Paul G Kwiat



Paul G Kwiat

Primary Research Area

  • AMO / Quantum Physics
337B Loomis Laboratory

For more information


Professor Paul G. Kwiat received his Ph.D from the University of California, Berkeley (1993), where his dissertation was on nonclassical effects from spontaneous parametric downconversion. After two years as a Lise Meitner Fellow with the quantum optics group of Prof. Anton Zeilinger (at the Univ. of Innsbruck, Austria), he went to Los Alamos National Laboratory (LANL) as an Oppenheimer Fellow; in 1998 he became a technical staff member in the Neutron Science and Technology group of Physics Division. He has given invited talks at numerous national and international conferences and has authored more than 100 articles on various topics in quantum optics and quantum information, including several review articles. He is a Fellow of the Optical Society of America and the American Physical Society and an Expert Panel member for both the Quantum Computation and Quantum Cryptography Roadmaps.

In 1998, Professor Kwiat was awarded the LANL Fellows Prize for his work on optical studies of quantum information. He has done pioneering research on the phenomena of quantum interrogation, quantum erasure, and optical implementations of quantum information protocols. He is a primary inventor of the world's first two sources of polarization-entangled photons from down-conversion, which have been used for quantum cryptography, dense-coding, quantum teleportation, entanglement distillation, and most recently, optical quantum gates. In January 2001, he joined the Physics faculty as the second Bardeen Chair.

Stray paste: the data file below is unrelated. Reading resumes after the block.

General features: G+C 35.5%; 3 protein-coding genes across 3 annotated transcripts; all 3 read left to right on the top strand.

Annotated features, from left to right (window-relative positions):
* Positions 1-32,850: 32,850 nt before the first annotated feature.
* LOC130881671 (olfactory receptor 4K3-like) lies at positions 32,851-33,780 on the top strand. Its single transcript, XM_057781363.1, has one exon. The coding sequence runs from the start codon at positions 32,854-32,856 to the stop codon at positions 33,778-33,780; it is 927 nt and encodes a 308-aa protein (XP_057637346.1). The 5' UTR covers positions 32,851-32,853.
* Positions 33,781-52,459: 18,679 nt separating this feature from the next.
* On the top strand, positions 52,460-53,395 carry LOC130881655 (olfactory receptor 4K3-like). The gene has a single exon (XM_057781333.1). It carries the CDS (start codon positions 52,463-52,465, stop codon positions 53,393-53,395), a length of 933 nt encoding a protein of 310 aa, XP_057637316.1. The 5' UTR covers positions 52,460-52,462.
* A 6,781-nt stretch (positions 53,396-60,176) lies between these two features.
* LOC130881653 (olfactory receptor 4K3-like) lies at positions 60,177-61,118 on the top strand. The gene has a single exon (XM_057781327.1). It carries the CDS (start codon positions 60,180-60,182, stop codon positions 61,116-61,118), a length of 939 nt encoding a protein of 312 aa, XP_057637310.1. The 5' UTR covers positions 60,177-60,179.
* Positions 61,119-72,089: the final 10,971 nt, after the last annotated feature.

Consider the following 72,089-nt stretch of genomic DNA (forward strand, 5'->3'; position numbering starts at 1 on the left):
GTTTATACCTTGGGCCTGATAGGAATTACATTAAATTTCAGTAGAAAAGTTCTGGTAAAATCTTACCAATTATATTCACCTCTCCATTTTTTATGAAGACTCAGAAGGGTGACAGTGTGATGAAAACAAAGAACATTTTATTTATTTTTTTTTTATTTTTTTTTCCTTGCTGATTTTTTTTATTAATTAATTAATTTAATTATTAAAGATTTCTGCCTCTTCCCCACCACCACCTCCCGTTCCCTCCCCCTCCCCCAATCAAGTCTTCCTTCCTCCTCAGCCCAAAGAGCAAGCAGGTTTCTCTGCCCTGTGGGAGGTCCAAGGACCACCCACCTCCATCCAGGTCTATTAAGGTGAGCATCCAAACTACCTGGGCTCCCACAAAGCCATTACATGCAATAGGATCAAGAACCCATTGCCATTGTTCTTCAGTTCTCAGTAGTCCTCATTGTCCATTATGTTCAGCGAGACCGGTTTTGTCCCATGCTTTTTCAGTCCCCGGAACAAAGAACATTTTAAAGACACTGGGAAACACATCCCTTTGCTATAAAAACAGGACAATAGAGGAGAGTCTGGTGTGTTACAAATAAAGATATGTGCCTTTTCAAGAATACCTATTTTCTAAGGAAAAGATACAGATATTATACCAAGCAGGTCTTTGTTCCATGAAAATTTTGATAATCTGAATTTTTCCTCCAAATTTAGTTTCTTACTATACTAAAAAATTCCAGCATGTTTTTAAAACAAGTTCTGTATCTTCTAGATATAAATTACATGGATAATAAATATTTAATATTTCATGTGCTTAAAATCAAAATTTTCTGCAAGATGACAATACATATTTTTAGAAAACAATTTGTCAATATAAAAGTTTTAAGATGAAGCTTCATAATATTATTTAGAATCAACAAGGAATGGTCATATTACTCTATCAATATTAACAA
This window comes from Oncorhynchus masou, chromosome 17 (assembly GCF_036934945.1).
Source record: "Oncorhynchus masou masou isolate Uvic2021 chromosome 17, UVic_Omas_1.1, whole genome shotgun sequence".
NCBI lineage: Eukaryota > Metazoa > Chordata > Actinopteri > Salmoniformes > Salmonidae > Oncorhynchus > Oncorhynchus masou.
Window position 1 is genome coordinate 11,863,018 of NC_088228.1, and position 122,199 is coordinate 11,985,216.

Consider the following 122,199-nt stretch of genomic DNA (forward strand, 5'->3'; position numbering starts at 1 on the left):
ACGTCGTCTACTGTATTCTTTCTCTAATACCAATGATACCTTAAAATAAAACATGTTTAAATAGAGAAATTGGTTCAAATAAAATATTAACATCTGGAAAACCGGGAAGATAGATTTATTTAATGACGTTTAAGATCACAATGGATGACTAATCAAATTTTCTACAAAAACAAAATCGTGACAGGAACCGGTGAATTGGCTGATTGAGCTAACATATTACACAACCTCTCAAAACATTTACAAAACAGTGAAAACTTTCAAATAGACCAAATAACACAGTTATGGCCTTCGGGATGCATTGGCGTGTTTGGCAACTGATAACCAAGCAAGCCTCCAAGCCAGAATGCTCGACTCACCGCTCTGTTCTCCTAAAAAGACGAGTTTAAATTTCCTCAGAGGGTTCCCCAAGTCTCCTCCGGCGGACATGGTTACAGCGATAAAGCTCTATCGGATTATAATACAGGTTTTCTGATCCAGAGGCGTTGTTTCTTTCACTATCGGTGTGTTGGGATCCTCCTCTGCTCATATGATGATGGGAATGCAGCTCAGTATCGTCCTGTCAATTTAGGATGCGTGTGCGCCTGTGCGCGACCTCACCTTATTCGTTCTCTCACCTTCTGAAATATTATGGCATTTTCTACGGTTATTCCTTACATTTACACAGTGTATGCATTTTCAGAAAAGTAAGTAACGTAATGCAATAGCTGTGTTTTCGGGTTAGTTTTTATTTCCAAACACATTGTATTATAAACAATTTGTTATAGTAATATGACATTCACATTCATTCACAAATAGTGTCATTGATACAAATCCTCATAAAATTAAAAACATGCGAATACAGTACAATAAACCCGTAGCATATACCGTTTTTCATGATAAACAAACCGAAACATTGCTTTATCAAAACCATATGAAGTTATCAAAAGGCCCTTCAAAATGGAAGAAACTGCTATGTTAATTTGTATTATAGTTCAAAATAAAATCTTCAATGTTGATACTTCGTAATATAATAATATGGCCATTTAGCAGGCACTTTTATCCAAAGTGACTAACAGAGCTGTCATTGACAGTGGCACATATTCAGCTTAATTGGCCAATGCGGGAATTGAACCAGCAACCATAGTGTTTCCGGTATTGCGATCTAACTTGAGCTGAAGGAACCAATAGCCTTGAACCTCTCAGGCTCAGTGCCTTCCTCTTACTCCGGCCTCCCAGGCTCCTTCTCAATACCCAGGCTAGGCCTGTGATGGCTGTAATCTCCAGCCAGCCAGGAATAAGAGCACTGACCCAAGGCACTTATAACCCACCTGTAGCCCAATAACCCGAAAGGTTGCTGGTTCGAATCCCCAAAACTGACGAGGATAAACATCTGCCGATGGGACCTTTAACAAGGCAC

Research Interests

  • Ph.D. thesis title: Nonclassical Effects from Spontaneous Parametric Downconversion

Research Statement

spatial emission directions of entangled photons produced from a downconversion crystalQuantum Optics and Quantum Information — In our quantum optics lab, we use photons to investigate a range of topics from foundations of quantum mechanics (such as tests of nonlocality, the quantum Zeno effect, and so forth) to quantum cryptography (enabling for the first time provable unconditional security), communication (including "teleportation"), and computation (investigating simple quantum logic, algorithms, and decoherence-defeating measures). We have developed methods to produce pairs of photons that share the most mysterious of all quantum properties -- entanglement. The goal now is to improve these systems, to explore uncharted waters of novel quantum mechanical states, and to learn to use them to advantage in all areas of information processing.

Photonic Quantum Information Systems — Our goal is to develop the following optical quantum technologies for quantum information processing (including computation, cryptography, and metrology), and apply them to critical problems in these areas: Entangled-photon sources and characterization, quantum state transducer, photon storage and quantum memory, periodic single photon source, and photon number-resolving solid-state photomultipliers (SSPMs). These are central resources for many quantum communication applications.

Hyper-entanglement for Advanced Quantum Communication — Hyper-entanglement — the property that quantum systems, photons in our case, may be simultaneously entangled in multiple degrees of freedom — promises to enhance the capabilities of current quantum communication protocols, and to enable new ones.  We will extend  our experience in the creation, manipulation and characterization of hyper-entanglement in the photon pairs produced via spontaneous parametric down-conversion, and employ them for several relevant advanced quantum communication applications: quantum super-dense coding, production and application of bound entanglement, optimized teleportation beyond single qubits, and entanglement-enhanced quantum fingerprinting. Our research in these areas will substantially increase understanding of the benefits — and limitations — of using hyper-entanglement for quantum information processing, extending the capabilities of current communication protocols, and enabling new ones.